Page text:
As mentioned early on, this is not limited only to portraits of people. Making holograms of objects that could not be possible due to having to have the actual object in the lab are possible as well . . . a car, house, monument, spacecraft at a museum, etc. Another application is for corporate logos. I used to do these direct from film -- drum scanning the logo, outputing the logo via RIP (raster image processor) laser imagesetter, then taking the resulting film and attaching it directly behind a piece of ground glass and rear-illuminating it. Although the image would not be 3-dimensional per se, to compensate for this lack of dimensionality I would record the logo as a 2-D real image, which would then float approx. 8 - 10 inches (or more) in front of the finished hologram when displayed. With the LCD screen, logos can be sent directly from the workstation and displayed for recording. AT&T was one of the clients that I did holograms for, so I'm using their logo here for display on the LCD panel for this photo. The holograms that I did for them were awards given to recipients of their "Go for the Gold" incentive program. I include this here as yet another example of what can be done -- although certainly not portrait-based. A simple one-step recording "cage" can be made as illustrated (simply) below:

A similar assembly has been noted and used in the past for recording single beam reflection holograms, and also single-beam, contact-copy, master to copy transfers. With this assembly, there is an actual object beam (to the LCD panel) and reference beam (to the holographic plate) -- so it's essentially a split-beam setup, albeit a very compact one (and portable too). Each mirror provides a different angle -- the object mirror sends the diverged object beam directly through the panel, and the reference mirror sends the diverged reference beam to the holographic plate at brewster angle. In order for the resulting image to "float in space" the emulsion should be up, and the image reversed both horizontally and vertically on the LCD panel -- or what is commonly known in the trade as "flopped". The distance from the panel to the holo plate would be the amount of distance that the logo would float in front of the finished and displayed hologram. Quite simple actually considering the final effect. This creates your typical, "Oh look, I can pass my hand right through it", kind of hologram.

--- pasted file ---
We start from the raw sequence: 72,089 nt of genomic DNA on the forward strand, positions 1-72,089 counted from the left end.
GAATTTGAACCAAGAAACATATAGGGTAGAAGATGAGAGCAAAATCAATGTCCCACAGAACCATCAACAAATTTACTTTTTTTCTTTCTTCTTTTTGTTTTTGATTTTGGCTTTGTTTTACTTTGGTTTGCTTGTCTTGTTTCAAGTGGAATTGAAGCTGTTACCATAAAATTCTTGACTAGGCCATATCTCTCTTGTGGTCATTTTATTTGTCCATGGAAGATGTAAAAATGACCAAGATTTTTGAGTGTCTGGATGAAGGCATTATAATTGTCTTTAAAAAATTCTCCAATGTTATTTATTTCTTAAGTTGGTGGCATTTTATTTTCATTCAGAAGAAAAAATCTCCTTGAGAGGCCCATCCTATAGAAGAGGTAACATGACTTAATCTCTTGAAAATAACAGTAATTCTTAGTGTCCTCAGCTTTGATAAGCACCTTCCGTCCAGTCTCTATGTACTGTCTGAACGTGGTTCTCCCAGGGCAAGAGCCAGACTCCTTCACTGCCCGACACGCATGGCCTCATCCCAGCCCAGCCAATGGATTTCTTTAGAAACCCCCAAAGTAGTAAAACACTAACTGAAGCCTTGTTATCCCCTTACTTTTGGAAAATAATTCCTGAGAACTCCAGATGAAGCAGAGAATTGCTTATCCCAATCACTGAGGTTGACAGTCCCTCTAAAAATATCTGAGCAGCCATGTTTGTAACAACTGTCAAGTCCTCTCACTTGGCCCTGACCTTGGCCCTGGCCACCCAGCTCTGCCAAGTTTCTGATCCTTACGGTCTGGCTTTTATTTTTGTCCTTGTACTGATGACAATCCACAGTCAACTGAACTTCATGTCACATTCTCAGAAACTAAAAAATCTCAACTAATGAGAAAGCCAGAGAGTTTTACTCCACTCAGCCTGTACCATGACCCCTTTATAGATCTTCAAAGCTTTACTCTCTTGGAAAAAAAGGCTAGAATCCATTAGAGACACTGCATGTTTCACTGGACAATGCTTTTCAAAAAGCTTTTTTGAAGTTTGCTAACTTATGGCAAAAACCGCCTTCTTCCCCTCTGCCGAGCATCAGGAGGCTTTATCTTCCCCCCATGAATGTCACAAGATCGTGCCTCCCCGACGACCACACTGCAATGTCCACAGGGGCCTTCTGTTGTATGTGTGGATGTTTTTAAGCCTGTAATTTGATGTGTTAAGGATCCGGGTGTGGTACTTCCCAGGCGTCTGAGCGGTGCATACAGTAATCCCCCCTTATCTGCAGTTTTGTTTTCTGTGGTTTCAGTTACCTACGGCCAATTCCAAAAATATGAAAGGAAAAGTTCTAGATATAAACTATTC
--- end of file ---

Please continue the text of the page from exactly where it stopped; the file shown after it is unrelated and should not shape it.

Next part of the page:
A single beam method could be applied here as well by diverging the beam enough to hit both the reference and object mirrors. This single beam would then act as separate reference and object beams -- although any adjustment of beam ratios would not be possible. That being said, I will also note that some of the brightest logo holograms were those that were closer to 1:1 ratio, rather than the suggested 2:1 ratio for direct-from-object, split-beam reflection holograms (1.5:1 is recommended for H1 to H2 transfers).

And, last but certainly not least, all of the above can be simply achieved by scanning the beam via galvometer scanners. If you have one scanning unit, you can pass the beam through a cylindrical lens (make one out of a mineral oil filled test tube) and then use your scan head to scan the resulting line across the two mirrors, or if you have two scanning heads, use one to form the line and the other to move the line across the mirrors. Just remember to keep your vibrating scanning heads off the table. Since this is a single-beam method, only the cage and its contents need to be isolated anyway. I have a double-head BeamScan XYP-1000 programmable unit here in the lab.

Once I get the ribbon cable extensions completed, I'll move on to setting up for the first test shot. I have to order a few parts on Monday.

Now, if you'll pardon me, I'm going to go spend some time with the lady in the top photo.

More reports coming up.


Back to HoloWorld